Date of Award
Honors College Thesis
Donald Yee, Ph.D
Aedes albopictus (Asian tiger mosquito) and Aedes aegypti (yellow fever mosquito) are two mosquito species that are non-native to North America and are of medical importance. Both species can be found in aquatic container habitats, such as discarded tires and tree holes. In container habitats, the influx of detritus from the outside environment is essential to mosquito production and can include a variety of plant and animal material. Seeds from oak trees (acorns) can seasonally contribute to the detritus of these container habitats. This study examined the effect of acorns from the southern live oak (Quercus virginiana) on the performance of Ae. aegypti and Ae. albopictus. Amounts of acorns were compared to oak leaves, which were based on tire samples from Mississippi. The mean, 50% of the mean, and 200% of the mean were used for each type alone, along with two asymmetrical mixtures of leaf and acorn. Tannins, secondary plant compounds that discourage herbivory, were measured across all treatment levels, and the levels were compared between leaf and acorn. Survival and λ’ (an estimation of populations growth) were used to evaluate performance of Ae. albopictus and Ae. aegypti. A significant treatment effect was observed among tannin levels, with more detritus leading to higher tannins; there were no difference in tannins between detritus types. In addition, I found a significant treatment effect on survival of both mosquito species. Survival was the lowest in the mean acorn treatment regardless of species. Values for λ’ between both species did not vary detritus types or amounts. Thus, although under certain circumstances acorns could limit mosquito performance, generally acorns and leaves represent similar resources for developing container Aedes.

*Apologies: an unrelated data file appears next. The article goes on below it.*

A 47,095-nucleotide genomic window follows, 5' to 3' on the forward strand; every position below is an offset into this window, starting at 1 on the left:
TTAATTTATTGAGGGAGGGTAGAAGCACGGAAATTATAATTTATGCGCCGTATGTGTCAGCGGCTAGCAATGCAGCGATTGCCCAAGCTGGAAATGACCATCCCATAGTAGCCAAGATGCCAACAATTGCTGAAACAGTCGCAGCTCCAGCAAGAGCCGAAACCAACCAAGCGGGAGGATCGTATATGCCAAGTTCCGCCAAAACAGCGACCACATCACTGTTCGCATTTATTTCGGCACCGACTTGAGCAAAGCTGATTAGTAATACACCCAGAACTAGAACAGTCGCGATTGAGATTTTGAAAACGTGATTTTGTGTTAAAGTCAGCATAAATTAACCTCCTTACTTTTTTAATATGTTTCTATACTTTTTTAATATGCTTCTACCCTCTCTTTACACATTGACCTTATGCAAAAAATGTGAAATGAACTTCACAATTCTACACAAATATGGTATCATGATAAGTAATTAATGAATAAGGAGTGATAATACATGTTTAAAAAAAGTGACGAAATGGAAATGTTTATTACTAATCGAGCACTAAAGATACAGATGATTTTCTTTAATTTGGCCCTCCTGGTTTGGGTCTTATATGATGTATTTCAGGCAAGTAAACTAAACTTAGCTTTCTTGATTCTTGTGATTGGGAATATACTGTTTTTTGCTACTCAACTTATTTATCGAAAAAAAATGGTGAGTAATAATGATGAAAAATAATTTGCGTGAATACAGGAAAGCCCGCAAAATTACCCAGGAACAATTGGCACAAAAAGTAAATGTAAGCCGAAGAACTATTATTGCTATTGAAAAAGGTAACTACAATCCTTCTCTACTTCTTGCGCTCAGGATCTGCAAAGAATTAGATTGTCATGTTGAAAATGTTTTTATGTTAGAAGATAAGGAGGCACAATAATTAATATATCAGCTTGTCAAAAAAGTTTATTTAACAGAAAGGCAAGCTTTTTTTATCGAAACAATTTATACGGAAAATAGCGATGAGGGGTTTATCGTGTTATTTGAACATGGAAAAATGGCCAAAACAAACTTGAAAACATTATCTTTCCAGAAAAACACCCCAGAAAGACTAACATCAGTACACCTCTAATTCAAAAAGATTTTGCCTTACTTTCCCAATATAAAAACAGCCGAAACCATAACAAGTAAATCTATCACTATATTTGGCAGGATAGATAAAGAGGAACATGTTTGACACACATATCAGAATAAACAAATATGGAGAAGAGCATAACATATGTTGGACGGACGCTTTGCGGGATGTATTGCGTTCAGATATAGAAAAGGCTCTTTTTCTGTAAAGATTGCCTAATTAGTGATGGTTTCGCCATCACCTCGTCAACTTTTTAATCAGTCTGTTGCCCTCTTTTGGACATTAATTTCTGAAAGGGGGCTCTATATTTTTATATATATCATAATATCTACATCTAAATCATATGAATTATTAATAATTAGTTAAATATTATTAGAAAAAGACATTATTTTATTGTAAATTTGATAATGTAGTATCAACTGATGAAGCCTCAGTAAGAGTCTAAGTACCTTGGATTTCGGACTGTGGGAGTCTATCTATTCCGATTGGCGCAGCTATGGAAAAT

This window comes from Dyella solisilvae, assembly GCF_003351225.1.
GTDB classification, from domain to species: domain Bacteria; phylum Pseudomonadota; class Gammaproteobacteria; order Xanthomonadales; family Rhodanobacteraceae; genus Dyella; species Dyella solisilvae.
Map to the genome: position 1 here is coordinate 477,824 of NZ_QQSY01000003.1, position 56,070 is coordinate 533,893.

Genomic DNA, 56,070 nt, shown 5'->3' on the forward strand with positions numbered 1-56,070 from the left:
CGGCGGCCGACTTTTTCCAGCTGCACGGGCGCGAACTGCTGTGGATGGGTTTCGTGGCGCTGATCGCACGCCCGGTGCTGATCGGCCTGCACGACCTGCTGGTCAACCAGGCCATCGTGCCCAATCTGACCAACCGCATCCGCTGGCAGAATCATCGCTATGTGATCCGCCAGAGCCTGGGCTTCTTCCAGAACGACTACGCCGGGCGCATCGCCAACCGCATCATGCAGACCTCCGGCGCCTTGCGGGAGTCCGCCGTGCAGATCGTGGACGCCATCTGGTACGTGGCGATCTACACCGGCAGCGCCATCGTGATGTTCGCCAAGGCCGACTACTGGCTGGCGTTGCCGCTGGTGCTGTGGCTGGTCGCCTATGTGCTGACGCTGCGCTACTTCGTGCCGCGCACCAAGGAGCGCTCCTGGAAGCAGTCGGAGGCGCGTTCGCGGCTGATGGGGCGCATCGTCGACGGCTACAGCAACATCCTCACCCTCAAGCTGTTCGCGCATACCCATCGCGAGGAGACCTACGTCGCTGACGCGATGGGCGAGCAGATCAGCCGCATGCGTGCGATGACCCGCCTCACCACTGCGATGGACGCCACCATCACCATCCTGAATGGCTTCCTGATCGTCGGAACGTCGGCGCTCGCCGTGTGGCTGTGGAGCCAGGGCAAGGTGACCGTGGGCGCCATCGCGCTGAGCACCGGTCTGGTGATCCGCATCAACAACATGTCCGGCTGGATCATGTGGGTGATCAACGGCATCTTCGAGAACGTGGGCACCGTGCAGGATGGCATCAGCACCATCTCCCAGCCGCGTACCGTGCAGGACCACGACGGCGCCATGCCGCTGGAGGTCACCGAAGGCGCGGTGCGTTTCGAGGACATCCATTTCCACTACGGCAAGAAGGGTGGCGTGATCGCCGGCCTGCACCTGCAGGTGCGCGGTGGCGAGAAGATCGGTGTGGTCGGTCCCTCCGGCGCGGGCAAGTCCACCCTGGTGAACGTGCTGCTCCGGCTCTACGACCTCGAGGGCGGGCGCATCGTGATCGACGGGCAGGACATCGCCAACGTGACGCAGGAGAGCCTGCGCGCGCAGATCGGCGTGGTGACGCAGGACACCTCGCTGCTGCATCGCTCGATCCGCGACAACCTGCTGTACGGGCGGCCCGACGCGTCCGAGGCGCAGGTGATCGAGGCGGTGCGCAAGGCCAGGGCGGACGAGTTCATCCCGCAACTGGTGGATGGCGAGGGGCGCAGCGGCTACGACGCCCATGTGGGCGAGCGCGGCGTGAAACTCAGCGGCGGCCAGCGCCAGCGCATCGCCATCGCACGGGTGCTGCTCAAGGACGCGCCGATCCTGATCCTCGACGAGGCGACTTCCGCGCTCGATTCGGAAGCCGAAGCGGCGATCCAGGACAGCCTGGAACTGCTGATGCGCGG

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Rogers, Rachel, "Effects of acorns on populations of Aedes mosquitoes" (2018). Honors Theses. 569.